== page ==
In the wake of all the pre-broadcast hype, those watching WGBH in Boston Wednesday may have been most surprised by what they didn't see in the "Buster" episode, titled "Sugartime!" "It was totally benign," says Peggy Charren, the children's programming advocate and public television pioneer who serves on the board of trustees of WGBH, the PBS station that produced the series. "I was expecting there to be a discussion about lesbian families. There was nothing. I watched the tape twice and then called over to 'GBH and said, 'Are you sure this is what all the fuss is about?' The amount of information about lesbian families in the program is zero. I learned more about cows -- that all cows are female -- than I did about lesbians."

Other PBS veterans agree that the Republican reaction was wildly overblown. "I viewed the episode and it's a lot of hullabaloo about very little," says Jeff Clarke, president and CEO of KQED, the San Francisco PBS outlet. "It's about kids milking cows and playing in hay. It's not about pushing any agenda." PBS president Pat Mitchell initially agreed, giving the episode a green light after reviewing it. But four days later, on Jan. 25, she reversed course and announced that PBS would not distribute the show nationwide. The same day, Spellings' office issued a blistering letter denouncing the program and demanding a refund of the government's grant. (PBS will not refund any money to the Education Department but, rather, ask WGBH to create a new, replacement episode so that the "Postcards From Buster" series can still broadcast the planned 40 episodes.)

A handful of stations other than WGBH, such as KQED, WNET in New York and KVIE in Sacramento, Calif., bucked PBS's decision and plan to broadcast the show at various times between now and March. "We decided there was no reason not to air the episode," Clarke says.

Ever since America's public television system was established through the 1967 Public Broadcasting Act, it has had to dodge political bullets, nearly always fired by Republicans. Despite the consistent and high-profile presence on PBS over the years of right-leaning pundits such as William Buckley, John McLaughlin, Ben Wattenberg, Fred Barnes, Peggy Noonan, Tony Brown and Morton Kondracke, Republicans have insisted for decades that the network is guilty of a liberal bias. During the early '70s the Nixon administration, reportedly unhappy with public television's voluminous coverage of the Watergate hearings, tried to silence the network by curtailing funding for the Corporation for Public Broadcasting, a presidentially appointed oversight body that channels federal dollars into PBS and local stations. Originally conceived as a way to shield PBS stations from political pressure, the CPB under Nixon tried to do the opposite by exerting more control over programming decisions.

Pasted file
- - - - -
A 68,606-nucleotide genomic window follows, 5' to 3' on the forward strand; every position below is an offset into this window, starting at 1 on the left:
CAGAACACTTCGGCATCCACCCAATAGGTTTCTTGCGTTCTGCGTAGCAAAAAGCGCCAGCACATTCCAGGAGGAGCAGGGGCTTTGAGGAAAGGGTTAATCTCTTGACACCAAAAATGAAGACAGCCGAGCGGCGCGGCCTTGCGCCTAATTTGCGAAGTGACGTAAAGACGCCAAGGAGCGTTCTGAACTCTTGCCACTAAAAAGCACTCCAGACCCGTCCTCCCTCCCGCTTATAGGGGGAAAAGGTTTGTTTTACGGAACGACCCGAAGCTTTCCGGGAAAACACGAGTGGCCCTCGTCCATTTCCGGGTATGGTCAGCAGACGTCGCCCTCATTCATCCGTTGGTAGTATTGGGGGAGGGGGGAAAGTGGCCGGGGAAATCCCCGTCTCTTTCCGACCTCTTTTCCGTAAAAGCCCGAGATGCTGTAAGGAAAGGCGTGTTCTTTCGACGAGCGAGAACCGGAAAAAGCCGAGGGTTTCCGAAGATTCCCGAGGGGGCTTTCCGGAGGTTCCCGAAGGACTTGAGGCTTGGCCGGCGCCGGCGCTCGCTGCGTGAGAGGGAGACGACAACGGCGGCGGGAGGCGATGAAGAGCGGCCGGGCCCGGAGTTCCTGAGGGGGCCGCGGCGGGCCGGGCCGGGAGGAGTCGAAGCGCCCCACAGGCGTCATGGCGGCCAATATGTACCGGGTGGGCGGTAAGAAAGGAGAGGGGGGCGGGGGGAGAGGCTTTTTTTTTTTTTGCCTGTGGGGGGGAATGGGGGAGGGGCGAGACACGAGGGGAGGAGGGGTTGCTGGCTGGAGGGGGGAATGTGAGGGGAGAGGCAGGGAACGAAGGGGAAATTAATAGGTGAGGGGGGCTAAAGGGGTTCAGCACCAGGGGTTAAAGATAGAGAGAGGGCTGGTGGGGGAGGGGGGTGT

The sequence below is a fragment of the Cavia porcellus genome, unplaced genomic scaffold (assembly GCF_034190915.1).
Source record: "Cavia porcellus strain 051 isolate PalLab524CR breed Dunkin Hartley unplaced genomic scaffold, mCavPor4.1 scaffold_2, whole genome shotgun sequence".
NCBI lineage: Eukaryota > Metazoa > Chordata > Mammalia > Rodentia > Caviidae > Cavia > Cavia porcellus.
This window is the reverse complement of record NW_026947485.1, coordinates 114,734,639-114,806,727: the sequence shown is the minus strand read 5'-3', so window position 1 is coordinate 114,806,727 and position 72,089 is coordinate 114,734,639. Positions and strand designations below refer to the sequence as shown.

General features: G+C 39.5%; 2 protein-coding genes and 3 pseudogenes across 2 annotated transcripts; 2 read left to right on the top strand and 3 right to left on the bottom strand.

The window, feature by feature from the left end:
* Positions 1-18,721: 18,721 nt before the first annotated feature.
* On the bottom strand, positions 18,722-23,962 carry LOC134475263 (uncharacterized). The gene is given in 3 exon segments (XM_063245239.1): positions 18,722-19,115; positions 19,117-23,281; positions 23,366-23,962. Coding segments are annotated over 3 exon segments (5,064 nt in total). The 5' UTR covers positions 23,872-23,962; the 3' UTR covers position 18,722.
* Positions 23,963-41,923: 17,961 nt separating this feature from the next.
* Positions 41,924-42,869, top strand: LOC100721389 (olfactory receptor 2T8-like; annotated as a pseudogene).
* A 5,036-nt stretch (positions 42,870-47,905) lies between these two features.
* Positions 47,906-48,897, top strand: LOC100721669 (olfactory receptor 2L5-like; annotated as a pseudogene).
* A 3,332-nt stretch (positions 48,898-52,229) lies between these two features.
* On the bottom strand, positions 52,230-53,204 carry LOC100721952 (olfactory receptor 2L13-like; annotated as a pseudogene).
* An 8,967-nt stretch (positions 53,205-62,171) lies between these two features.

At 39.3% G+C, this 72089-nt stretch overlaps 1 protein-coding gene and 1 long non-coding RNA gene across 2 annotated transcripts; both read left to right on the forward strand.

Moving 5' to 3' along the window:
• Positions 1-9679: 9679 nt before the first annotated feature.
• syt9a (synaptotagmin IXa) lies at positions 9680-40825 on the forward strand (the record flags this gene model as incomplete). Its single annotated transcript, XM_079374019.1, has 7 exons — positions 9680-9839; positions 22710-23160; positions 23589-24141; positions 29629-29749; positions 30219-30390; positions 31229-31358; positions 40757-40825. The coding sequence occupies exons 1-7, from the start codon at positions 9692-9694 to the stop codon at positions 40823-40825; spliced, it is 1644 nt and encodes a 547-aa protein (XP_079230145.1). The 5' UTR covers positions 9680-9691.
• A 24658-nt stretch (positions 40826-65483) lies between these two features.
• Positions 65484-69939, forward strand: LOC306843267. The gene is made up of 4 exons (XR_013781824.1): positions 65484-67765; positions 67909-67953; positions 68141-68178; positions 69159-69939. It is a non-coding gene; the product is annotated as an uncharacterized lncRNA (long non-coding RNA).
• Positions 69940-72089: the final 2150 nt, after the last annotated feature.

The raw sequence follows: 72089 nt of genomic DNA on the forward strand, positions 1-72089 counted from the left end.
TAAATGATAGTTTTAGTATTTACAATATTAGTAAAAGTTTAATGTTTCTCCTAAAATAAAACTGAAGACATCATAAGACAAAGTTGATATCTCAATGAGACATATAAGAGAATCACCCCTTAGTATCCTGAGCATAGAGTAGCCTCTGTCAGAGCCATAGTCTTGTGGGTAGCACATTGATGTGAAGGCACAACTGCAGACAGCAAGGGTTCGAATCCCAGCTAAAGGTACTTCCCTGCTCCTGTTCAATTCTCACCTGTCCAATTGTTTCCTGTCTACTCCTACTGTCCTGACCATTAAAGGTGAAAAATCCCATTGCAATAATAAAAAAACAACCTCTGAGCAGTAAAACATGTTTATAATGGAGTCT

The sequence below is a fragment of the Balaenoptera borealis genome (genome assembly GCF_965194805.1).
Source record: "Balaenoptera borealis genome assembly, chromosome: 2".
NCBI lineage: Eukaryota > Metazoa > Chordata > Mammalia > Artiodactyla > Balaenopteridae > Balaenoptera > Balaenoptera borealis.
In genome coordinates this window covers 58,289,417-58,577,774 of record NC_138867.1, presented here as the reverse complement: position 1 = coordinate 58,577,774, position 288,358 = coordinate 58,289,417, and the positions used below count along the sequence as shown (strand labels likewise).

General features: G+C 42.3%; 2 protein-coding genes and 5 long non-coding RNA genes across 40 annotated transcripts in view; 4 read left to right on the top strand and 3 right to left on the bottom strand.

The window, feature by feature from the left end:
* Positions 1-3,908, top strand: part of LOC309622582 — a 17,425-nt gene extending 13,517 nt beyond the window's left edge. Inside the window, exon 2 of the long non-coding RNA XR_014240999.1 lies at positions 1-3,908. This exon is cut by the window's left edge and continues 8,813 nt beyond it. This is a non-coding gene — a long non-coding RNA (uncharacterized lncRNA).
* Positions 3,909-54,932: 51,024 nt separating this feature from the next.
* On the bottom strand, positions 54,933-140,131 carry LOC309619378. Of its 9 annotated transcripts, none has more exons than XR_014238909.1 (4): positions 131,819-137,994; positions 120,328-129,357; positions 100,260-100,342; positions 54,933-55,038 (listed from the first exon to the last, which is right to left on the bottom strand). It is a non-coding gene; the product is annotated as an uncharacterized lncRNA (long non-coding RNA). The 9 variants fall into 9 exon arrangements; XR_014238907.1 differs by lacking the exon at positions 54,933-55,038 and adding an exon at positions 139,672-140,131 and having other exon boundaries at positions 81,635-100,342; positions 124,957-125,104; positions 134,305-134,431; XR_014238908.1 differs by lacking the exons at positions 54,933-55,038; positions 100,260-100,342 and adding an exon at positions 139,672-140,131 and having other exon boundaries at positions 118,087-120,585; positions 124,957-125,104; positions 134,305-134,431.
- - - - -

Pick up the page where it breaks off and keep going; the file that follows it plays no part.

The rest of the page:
During the Republican revolution of the '90s, the attack was more frontal, with House Speaker Newt Gingrich declaring a war on "Sesame Street's" Big Bird and deriding PBS as "this little sandbox for the rich." He proposed to "zero-out" its federal subsidies, dismissing the network's supporters as "a small group of elitists who want to tax all the American people so they get to spend the money." The offensive put PBS on notice, but politically it was a failure. So Republicans adjusted their sights. As Ken Auletta noted in the New Yorker last year, "The American right has stopped trying to get rid of PBS. Now it wants a larger voice in shaping the institution." And it's clearly getting that voice.

Last summer, the CPB (whose senior vice president for TV programming, Michael Pack, enjoys close ties to the Bush White House) announced funding for two new public affairs programs, each hosted by conservative commentators who were already widely expressing their views on mainstream media outlets: Tucker Carlson, formerly of CNN's "Crossfire," and Paul Gigot, editor of the Wall Street Journal's editorial page (a page that in the past has argued for the complete withdrawal of federal funding for PBS). The CPB also announced there would be no funding for the TV newsmagazine "Now," hosted by liberal advocate Bill Moyers, which some Bush-appointed members of the CPB board dislike. According to the New Yorker, during a CPB meeting last winter, "board members attacked Moyers as partisan. One member reportedly screamed, 'You've got to get rid of Moyers!'" Moyers has since left the weekly show, which has also been cut from one hour to 30 minutes.